Early spring is a tricky time for plants due to the combination of sunny but still quite cold days.
As plants respire, they release
Carbon capture is performed by the green parts of plants via photosynthesis.
Photosynthesis of a tree canopy is driven or influenced by
soil moisture (REW).
the total leaf area (LAI).
photosynthetically active solar radiation (PAR).
air temperature (T).
air humidity (VPD).
The rate of respiration decreases with temperature.
When there is low soil moisture, plants close its stomata pores which then decreases photosynthesis.
The effect of light on photosynthesis has a clear saturating pattern: more light results in more photosynthesis but eventually leaves cannot take full advantage of all the extra light.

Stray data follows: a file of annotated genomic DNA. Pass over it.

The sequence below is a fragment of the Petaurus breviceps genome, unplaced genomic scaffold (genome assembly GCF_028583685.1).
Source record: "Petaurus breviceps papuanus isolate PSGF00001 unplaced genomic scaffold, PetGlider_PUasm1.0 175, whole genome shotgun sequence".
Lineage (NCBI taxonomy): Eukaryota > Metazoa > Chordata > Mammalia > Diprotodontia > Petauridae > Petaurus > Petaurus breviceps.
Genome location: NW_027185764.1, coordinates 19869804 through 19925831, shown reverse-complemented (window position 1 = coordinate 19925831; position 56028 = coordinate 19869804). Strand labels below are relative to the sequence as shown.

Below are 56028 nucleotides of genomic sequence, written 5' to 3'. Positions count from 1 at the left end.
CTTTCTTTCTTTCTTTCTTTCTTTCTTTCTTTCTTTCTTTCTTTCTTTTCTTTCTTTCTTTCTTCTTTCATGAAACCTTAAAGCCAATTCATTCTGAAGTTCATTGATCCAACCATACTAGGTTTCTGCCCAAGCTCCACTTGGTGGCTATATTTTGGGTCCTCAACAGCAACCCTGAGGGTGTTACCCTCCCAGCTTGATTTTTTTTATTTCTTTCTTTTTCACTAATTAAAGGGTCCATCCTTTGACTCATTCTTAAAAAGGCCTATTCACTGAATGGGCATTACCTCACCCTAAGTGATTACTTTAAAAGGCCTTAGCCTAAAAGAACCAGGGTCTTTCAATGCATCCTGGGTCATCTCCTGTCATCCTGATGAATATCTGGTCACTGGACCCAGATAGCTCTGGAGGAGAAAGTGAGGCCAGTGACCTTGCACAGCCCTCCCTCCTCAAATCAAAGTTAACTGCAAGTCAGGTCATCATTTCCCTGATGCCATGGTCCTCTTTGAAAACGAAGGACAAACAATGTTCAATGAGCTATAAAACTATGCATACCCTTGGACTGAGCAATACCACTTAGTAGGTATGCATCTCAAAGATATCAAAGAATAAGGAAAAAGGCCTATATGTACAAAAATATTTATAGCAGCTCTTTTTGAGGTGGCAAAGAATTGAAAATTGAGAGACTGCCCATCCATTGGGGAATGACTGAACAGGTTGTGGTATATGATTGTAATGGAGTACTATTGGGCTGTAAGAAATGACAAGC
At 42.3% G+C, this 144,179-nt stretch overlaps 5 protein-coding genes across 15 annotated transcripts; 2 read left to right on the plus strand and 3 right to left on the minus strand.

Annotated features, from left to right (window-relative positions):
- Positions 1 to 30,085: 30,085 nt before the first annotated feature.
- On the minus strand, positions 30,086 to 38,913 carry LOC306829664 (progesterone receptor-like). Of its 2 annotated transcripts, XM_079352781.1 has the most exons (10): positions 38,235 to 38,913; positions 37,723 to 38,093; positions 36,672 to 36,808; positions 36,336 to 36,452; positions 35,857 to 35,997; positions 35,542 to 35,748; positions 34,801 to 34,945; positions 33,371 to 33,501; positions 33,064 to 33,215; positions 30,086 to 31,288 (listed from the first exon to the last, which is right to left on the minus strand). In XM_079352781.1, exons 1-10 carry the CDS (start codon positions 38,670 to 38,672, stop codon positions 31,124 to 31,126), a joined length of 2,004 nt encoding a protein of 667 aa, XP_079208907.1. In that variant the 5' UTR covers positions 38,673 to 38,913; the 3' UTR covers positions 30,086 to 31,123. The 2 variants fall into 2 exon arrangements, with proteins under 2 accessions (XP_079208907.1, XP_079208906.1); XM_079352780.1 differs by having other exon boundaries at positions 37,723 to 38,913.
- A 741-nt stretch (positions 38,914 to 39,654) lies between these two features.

To transform atmospheric CO2 into organic molecules, plants can use the energy from
Plant respiration captures CO2.
Unlike photosynhesis, plant respiration captures atmospheric oxygen and releases carbon dioxide.
Leaf area increases with stand age, resulting in a decreasing rate of photosynthesis in the stand.
An increment in leaf area increases also the photosynthesis of a tree stand. However, the relationship is saturating.
What is the source of carbon that is assimilated in photosynthesis?
In general, the more carbon dioxide that is available to the plant, the faster the rate of photosynthesis - if other factors are favourable.
De-hardening in spring involves gradual re-hydration of the cells, recovery of photosynthetic capacity and a tight control of water loss.
Plants open its stomata to avoid losing too much water.
Plant closes its stomata to avoid losing too much water.
At low air humidity, a plant closes its stomata to prevent transpiration. The action also decreases photosynthesis